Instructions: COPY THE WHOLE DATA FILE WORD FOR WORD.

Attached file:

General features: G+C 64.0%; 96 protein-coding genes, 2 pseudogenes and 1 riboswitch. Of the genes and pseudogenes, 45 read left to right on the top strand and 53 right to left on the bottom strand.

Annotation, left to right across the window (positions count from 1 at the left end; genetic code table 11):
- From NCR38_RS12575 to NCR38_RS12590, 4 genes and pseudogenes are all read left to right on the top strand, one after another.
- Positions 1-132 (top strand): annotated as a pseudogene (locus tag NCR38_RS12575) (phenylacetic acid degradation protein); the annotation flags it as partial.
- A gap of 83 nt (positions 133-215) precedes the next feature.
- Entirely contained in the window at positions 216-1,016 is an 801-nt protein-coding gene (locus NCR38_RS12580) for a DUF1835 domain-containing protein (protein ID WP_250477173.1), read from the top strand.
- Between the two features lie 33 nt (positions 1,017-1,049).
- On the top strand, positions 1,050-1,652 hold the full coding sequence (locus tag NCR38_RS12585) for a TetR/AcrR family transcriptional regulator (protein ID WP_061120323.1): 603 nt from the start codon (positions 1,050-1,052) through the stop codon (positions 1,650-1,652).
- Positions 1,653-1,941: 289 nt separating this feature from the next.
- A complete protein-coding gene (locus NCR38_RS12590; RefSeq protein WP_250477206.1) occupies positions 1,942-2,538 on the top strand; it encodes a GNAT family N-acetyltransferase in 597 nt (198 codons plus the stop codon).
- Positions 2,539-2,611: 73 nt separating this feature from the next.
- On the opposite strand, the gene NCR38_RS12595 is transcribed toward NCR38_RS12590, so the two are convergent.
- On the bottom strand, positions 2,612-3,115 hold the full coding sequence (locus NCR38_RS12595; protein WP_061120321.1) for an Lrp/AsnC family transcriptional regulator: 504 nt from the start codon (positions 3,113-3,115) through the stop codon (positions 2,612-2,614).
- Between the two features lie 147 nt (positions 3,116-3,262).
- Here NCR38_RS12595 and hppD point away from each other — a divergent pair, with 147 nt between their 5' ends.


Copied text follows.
General features: G+C 64.0%; 96 protein-coding genes, 2 pseudogenes and 1 riboswitch. Of the genes and pseudogenes, 45 read left to right on the top strand and 53 right to left on the bottom strand.

Annotation, left to right across the window (positions count from 1 at the left end; genetic code table 11):
- From NCR38_RS12575 to NCR38_RS12590, 4 genes and pseudogenes are all read left to right on the top strand, one after another.
- Positions 1-132 (top strand): annotated as a pseudogene (locus tag NCR38_RS12575) (phenylacetic acid degradation protein); the annotation flags it as partial.
- A gap of 83 nt (positions 133-215) precedes the next feature.
- Entirely contained in the window at positions 216-1,016 is an 801-nt protein-coding gene (locus NCR38_RS12580) for a DUF1835 domain-containing protein (protein ID WP_250477173.1), read from the top strand.
- Between the two features lie 33 nt (positions 1,017-1,049).
- On the top strand, positions 1,050-1,652 hold the full coding sequence (locus tag NCR38_RS12585) for a TetR/AcrR family transcriptional regulator (protein ID WP_061120323.1): 603 nt from the start codon (positions 1,050-1,052) through the stop codon (positions 1,650-1,652).
- Positions 1,653-1,941: 289 nt separating this feature from the next.
- A complete protein-coding gene (locus NCR38_RS12590; RefSeq protein WP_250477206.1) occupies positions 1,942-2,538 on the top strand; it encodes a GNAT family N-acetyltransferase in 597 nt (198 codons plus the stop codon).
- Positions 2,539-2,611: 73 nt separating this feature from the next.
- On the opposite strand, the gene NCR38_RS12595 is transcribed toward NCR38_RS12590, so the two are convergent.
- On the bottom strand, positions 2,612-3,115 hold the full coding sequence (locus NCR38_RS12595; protein WP_061120321.1) for an Lrp/AsnC family transcriptional regulator: 504 nt from the start codon (positions 3,113-3,115) through the stop codon (positions 2,612-2,614).
- Between the two features lie 147 nt (positions 3,116-3,262).
- Here NCR38_RS12595 and hppD point away from each other — a divergent pair, with 147 nt between their 5' ends.